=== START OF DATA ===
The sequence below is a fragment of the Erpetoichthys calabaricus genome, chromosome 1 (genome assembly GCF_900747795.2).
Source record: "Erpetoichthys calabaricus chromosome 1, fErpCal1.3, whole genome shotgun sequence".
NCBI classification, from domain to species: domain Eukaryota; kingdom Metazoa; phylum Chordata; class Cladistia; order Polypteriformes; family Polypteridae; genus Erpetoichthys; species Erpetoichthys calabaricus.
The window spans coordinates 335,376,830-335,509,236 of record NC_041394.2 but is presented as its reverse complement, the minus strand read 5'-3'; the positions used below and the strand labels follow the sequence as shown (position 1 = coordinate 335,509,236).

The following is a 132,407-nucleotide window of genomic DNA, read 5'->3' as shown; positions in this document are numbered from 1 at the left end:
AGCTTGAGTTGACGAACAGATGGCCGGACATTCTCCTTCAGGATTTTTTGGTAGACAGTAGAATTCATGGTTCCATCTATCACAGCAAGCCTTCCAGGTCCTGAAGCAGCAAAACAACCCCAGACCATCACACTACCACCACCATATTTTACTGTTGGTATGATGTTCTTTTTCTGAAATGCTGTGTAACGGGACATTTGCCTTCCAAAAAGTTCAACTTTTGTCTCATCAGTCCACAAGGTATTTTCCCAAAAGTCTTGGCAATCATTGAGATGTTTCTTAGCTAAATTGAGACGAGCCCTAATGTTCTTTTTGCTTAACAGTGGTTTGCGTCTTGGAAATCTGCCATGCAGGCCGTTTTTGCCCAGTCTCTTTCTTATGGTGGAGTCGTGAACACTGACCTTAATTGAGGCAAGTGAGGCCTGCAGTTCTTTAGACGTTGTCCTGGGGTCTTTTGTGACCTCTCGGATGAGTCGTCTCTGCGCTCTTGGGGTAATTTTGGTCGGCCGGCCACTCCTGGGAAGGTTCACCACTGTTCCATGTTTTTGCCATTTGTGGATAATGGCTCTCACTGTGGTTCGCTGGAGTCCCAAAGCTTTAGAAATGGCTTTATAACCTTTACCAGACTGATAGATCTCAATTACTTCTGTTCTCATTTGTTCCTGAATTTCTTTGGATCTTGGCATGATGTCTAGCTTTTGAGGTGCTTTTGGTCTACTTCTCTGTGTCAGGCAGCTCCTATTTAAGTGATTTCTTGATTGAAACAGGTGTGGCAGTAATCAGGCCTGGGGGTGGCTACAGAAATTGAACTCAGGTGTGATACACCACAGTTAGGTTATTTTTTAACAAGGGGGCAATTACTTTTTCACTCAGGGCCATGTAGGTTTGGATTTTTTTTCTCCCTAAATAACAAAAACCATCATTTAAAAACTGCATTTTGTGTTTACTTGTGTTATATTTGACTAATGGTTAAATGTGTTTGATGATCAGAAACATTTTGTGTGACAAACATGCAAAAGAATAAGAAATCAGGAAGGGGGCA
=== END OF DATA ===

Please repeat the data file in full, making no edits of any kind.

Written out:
The sequence below is a fragment of the Erpetoichthys calabaricus genome, chromosome 1 (genome assembly GCF_900747795.2).
Source record: "Erpetoichthys calabaricus chromosome 1, fErpCal1.3, whole genome shotgun sequence".
NCBI classification, from domain to species: domain Eukaryota; kingdom Metazoa; phylum Chordata; class Cladistia; order Polypteriformes; family Polypteridae; genus Erpetoichthys; species Erpetoichthys calabaricus.
The window spans coordinates 335,376,830-335,509,236 of record NC_041394.2 but is presented as its reverse complement, the minus strand read 5'-3'; the positions used below and the strand labels follow the sequence as shown (position 1 = coordinate 335,509,236).

The following is a 132,407-nucleotide window of genomic DNA, read 5'->3' as shown; positions in this document are numbered from 1 at the left end:
AGCTTGAGTTGACGAACAGATGGCCGGACATTCTCCTTCAGGATTTTTTGGTAGACAGTAGAATTCATGGTTCCATCTATCACAGCAAGCCTTCCAGGTCCTGAAGCAGCAAAACAACCCCAGACCATCACACTACCACCACCATATTTTACTGTTGGTATGATGTTCTTTTTCTGAAATGCTGTGTAACGGGACATTTGCCTTCCAAAAAGTTCAACTTTTGTCTCATCAGTCCACAAGGTATTTTCCCAAAAGTCTTGGCAATCATTGAGATGTTTCTTAGCTAAATTGAGACGAGCCCTAATGTTCTTTTTGCTTAACAGTGGTTTGCGTCTTGGAAATCTGCCATGCAGGCCGTTTTTGCCCAGTCTCTTTCTTATGGTGGAGTCGTGAACACTGACCTTAATTGAGGCAAGTGAGGCCTGCAGTTCTTTAGACGTTGTCCTGGGGTCTTTTGTGACCTCTCGGATGAGTCGTCTCTGCGCTCTTGGGGTAATTTTGGTCGGCCGGCCACTCCTGGGAAGGTTCACCACTGTTCCATGTTTTTGCCATTTGTGGATAATGGCTCTCACTGTGGTTCGCTGGAGTCCCAAAGCTTTAGAAATGGCTTTATAACCTTTACCAGACTGATAGATCTCAATTACTTCTGTTCTCATTTGTTCCTGAATTTCTTTGGATCTTGGCATGATGTCTAGCTTTTGAGGTGCTTTTGGTCTACTTCTCTGTGTCAGGCAGCTCCTATTTAAGTGATTTCTTGATTGAAACAGGTGTGGCAGTAATCAGGCCTGGGGGTGGCTACAGAAATTGAACTCAGGTGTGATACACCACAGTTAGGTTATTTTTTAACAAGGGGGCAATTACTTTTTCACTCAGGGCCATGTAGGTTTGGATTTTTTTTCTCCCTAAATAACAAAAACCATCATTTAAAAACTGCATTTTGTGTTTACTTGTGTTATATTTGACTAATGGTTAAATGTGTTTGATGATCAGAAACATTTTGTGTGACAAACATGCAAAAGAATAAGAAATCAGGAAGGGGGCA